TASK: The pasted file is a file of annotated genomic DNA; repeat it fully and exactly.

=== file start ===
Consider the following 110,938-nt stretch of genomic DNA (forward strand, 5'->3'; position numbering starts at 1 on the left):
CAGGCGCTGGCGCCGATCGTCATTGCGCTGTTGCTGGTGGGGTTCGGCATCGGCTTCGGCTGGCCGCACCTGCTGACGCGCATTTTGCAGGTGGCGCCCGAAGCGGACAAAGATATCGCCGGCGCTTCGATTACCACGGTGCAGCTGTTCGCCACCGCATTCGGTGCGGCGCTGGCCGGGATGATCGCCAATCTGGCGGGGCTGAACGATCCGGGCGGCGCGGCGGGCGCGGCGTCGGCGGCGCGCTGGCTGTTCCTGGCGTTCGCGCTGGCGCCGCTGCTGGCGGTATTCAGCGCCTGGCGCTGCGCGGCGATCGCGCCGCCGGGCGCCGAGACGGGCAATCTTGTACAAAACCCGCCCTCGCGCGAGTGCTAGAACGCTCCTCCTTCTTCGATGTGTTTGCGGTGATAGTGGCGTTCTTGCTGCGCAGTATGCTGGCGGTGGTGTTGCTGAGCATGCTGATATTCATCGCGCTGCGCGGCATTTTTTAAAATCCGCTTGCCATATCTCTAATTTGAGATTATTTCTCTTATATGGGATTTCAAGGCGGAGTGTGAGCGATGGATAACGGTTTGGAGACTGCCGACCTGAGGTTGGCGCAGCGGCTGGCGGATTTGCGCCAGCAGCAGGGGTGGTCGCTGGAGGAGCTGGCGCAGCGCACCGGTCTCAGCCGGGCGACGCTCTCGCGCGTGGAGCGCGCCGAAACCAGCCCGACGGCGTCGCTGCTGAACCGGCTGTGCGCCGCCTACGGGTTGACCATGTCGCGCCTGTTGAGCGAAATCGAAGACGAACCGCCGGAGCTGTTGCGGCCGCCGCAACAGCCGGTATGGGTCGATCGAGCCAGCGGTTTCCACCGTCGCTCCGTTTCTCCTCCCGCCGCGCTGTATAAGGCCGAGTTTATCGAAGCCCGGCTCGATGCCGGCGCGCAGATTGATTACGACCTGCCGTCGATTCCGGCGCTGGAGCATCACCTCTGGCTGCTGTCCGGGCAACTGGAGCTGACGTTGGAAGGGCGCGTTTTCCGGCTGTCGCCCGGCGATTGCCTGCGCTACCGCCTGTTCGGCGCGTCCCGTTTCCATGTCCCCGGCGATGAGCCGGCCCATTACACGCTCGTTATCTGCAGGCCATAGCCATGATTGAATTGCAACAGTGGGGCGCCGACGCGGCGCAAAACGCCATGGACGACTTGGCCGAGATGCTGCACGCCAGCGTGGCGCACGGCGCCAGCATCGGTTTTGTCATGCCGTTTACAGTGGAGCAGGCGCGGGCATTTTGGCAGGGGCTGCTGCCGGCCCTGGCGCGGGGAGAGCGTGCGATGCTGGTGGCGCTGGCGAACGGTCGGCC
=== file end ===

Consider the following 110,938-nt stretch of genomic DNA (forward strand, 5'->3'; position numbering starts at 1 on the left):
CAGGCGCTGGCGCCGATCGTCATTGCGCTGTTGCTGGTGGGGTTCGGCATCGGCTTCGGCTGGCCGCACCTGCTGACGCGCATTTTGCAGGTGGCGCCCGAAGCGGACAAAGATATCGCCGGCGCTTCGATTACCACGGTGCAGCTGTTCGCCACCGCATTCGGTGCGGCGCTGGCCGGGATGATCGCCAATCTGGCGGGGCTGAACGATCCGGGCGGCGCGGCGGGCGCGGCGTCGGCGGCGCGCTGGCTGTTCCTGGCGTTCGCGCTGGCGCCGCTGCTGGCGGTATTCAGCGCCTGGCGCTGCGCGGCGATCGCGCCGCCGGGCGCCGAGACGGGCAATCTTGTACAAAACCCGCCCTCGCGCGAGTGCTAGAACGCTCCTCCTTCTTCGATGTGTTTGCGGTGATAGTGGCGTTCTTGCTGCGCAGTATGCTGGCGGTGGTGTTGCTGAGCATGCTGATATTCATCGCGCTGCGCGGCATTTTTTAAAATCCGCTTGCCATATCTCTAATTTGAGATTATTTCTCTTATATGGGATTTCAAGGCGGAGTGTGAGCGATGGATAACGGTTTGGAGACTGCCGACCTGAGGTTGGCGCAGCGGCTGGCGGATTTGCGCCAGCAGCAGGGGTGGTCGCTGGAGGAGCTGGCGCAGCGCACCGGTCTCAGCCGGGCGACGCTCTCGCGCGTGGAGCGCGCCGAAACCAGCCCGACGGCGTCGCTGCTGAACCGGCTGTGCGCCGCCTACGGGTTGACCATGTCGCGCCTGTTGAGCGAAATCGAAGACGAACCGCCGGAGCTGTTGCGGCCGCCGCAACAGCCGGTATGGGTCGATCGAGCCAGCGGTTTCCACCGTCGCTCCGTTTCTCCTCCCGCCGCGCTGTATAAGGCCGAGTTTATCGAAGCCCGGCTCGATGCCGGCGCGCAGATTGATTACGACCTGCCGTCGATTCCGGCGCTGGAGCATCACCTCTGGCTGCTGTCCGGGCAACTGGAGCTGACGTTGGAAGGGCGCGTTTTCCGGCTGTCGCCCGGCGATTGCCTGCGCTACCGCCTGTTCGGCGCGTCCCGTTTCCATGTCCCCGGCGATGAGCCGGCCCATTACACGCTCGTTATCTGCAGGCCATAGCCATGATTGAATTGCAACAGTGGGGCGCCGACGCGGCGCAAAACGCCATGGACGACTTGGCCGAGATGCTGCACGCCAGCGTGGCGCACGGCGCCAGCATCGGTTTTGTCATGCCGTTTACAGTGGAGCAGGCGCGGGCATTTTGGCAGGGGCTGCTGCCGGCCCTGGCGCGGGGAGAGCGTGCGATGCTGGTGGCGCTGGCGAACGGTCGGCC